Porno for Pyros - Tahitian Moon (from the album Good God's Urge): One of the worst named bands in history. Let that not deter you though, as this is a fine composition. It does a good job of waffling between chaos and serenity, starting out with a rolling, nerve wracking guitar and then hitting us over the head with a calm South Pacific mandolin beach like melody thingie. Then it's back to the guitar for a bit, before it decides to calm us down again. Back and forth it goes, much like Perry Farrell's sanity.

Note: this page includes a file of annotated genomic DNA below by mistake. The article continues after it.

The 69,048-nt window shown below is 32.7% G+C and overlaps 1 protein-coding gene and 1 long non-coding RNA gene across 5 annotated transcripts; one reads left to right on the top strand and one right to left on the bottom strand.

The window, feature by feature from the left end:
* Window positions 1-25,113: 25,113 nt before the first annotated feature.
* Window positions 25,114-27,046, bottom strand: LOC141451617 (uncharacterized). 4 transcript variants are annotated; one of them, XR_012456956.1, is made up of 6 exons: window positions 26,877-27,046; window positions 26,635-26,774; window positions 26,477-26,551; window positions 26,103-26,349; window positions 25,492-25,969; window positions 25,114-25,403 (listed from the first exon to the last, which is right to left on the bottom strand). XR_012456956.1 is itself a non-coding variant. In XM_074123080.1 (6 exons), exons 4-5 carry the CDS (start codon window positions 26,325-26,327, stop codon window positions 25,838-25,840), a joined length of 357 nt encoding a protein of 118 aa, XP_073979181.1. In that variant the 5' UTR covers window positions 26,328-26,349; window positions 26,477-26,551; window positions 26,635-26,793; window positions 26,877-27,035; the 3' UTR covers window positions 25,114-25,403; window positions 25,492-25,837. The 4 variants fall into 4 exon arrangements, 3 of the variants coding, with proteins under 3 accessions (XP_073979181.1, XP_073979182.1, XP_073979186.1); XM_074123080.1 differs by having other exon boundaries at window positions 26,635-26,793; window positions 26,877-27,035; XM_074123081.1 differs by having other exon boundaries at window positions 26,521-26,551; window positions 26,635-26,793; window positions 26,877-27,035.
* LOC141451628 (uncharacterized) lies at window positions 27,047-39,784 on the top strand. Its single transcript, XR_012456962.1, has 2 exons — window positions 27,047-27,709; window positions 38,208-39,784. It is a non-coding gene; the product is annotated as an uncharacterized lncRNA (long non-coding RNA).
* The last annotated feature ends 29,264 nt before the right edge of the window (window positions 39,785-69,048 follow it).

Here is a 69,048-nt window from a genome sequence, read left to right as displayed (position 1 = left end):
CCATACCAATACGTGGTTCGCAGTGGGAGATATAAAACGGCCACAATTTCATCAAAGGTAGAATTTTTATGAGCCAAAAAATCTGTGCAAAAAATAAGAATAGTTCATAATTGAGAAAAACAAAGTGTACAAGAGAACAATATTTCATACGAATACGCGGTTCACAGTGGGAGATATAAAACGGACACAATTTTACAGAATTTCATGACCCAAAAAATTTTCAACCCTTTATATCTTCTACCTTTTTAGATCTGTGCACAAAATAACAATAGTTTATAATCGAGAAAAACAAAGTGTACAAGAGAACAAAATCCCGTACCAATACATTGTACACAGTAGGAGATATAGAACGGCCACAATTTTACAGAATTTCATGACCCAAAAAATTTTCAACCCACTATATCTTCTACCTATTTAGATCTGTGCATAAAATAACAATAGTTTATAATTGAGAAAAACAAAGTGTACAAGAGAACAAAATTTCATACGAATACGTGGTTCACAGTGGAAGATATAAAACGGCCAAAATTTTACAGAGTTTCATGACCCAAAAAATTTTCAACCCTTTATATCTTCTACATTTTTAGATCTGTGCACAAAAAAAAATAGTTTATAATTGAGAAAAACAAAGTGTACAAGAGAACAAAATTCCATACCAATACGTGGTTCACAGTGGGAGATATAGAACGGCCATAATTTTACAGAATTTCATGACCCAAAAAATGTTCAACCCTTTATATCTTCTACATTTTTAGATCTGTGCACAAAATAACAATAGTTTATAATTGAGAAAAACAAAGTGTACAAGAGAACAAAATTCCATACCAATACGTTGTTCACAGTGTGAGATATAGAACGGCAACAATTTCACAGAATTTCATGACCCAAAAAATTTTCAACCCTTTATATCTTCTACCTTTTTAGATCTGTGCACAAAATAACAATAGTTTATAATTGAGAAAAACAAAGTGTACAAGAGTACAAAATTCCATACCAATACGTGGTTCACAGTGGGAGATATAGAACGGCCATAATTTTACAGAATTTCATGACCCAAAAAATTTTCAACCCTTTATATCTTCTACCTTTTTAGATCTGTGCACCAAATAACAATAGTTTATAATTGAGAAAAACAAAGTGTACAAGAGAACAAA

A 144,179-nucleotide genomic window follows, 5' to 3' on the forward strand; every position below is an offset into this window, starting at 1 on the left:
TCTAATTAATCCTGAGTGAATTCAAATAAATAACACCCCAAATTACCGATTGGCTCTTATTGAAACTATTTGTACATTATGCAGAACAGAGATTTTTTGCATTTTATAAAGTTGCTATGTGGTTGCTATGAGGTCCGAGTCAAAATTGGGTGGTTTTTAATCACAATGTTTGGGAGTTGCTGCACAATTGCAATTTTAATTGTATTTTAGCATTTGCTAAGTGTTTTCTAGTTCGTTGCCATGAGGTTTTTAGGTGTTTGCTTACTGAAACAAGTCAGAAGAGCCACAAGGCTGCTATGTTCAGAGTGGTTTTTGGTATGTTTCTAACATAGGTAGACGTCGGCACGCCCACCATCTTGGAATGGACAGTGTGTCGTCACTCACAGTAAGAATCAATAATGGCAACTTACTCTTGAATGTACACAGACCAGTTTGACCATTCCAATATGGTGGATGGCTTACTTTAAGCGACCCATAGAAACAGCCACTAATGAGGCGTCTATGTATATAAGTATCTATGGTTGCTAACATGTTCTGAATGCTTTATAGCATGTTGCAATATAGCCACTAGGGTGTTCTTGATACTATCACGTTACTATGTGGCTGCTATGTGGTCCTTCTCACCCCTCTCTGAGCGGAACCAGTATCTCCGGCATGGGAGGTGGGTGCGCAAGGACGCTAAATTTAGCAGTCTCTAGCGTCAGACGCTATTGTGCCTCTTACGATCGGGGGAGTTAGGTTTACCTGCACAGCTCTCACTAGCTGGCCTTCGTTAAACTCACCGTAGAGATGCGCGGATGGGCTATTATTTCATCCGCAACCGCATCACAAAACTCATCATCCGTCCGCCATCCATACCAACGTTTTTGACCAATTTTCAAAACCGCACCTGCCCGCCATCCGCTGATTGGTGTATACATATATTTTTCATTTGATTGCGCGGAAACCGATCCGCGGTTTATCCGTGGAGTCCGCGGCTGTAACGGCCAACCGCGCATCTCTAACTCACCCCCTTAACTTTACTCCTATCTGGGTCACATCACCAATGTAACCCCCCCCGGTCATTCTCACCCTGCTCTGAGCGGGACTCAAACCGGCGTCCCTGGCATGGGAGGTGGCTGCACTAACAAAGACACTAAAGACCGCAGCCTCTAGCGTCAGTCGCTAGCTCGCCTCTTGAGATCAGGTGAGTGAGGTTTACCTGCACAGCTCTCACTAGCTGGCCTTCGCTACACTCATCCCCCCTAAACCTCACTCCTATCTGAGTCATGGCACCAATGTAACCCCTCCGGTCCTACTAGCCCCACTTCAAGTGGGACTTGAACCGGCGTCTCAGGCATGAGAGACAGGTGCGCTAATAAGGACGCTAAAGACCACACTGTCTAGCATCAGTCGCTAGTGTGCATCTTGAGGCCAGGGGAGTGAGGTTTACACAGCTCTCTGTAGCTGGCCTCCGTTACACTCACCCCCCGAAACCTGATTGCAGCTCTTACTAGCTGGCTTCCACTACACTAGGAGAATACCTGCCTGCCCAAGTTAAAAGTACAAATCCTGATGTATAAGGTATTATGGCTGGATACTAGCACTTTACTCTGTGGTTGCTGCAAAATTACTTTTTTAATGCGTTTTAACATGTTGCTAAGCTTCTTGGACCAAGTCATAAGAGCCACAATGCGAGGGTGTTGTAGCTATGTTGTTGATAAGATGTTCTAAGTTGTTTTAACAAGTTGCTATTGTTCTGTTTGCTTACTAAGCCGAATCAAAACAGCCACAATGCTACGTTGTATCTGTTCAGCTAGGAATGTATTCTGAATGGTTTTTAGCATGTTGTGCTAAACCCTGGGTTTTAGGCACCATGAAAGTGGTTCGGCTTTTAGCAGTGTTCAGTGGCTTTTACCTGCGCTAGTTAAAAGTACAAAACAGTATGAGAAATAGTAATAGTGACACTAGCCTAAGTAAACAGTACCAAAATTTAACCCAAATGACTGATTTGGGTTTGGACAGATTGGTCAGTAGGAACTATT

America - A Horse with No Name (from the album History: America's Greatest Hits): The very first "music videos" I ever saw as a kid were on The Muppet Show. They weren't what we know now as music videos, rather, they were often extravagant affairs in which any number of muppets would come out on stage and perform their rendition of a popular song. Therefore, when a song comes on the radio it's not terribly unlikely (although it might be considered somewhat worrisome) for me to have a mental image of various muppets performing it - regardless of whether or not they actually did so on the show. Where am I going with this? Well, listen to this song and then try and tell me that Scooter, that annoying 3rd wheel of a muppet, is not the lead singer. If you're at all familiar with the show, you'll recognize that the two voices bear an uncanny resemblance. I feel very strongly about this. It almost ruins the song for me. Secondly, this is the only tune I know of that has such a blatant grammatical error in the chorus, and yet no one seems to care. Lookee here: "in the desert, you can remember your name 'cause there ain't no one for to give you no pain." Why the (for) hell did they bother to (for) put the word (for) "for" in there? The only conclusion I can (for) come to is that they needed another word so (for) they'd have the proper number of syllables (for) to match the song's beat. THAT, my friends, is laziness. Couldn't they (for) have come up with a better lyric? What, do the rules of grammar not apply (for) to songwriting? Scooter better go back (for) to English class!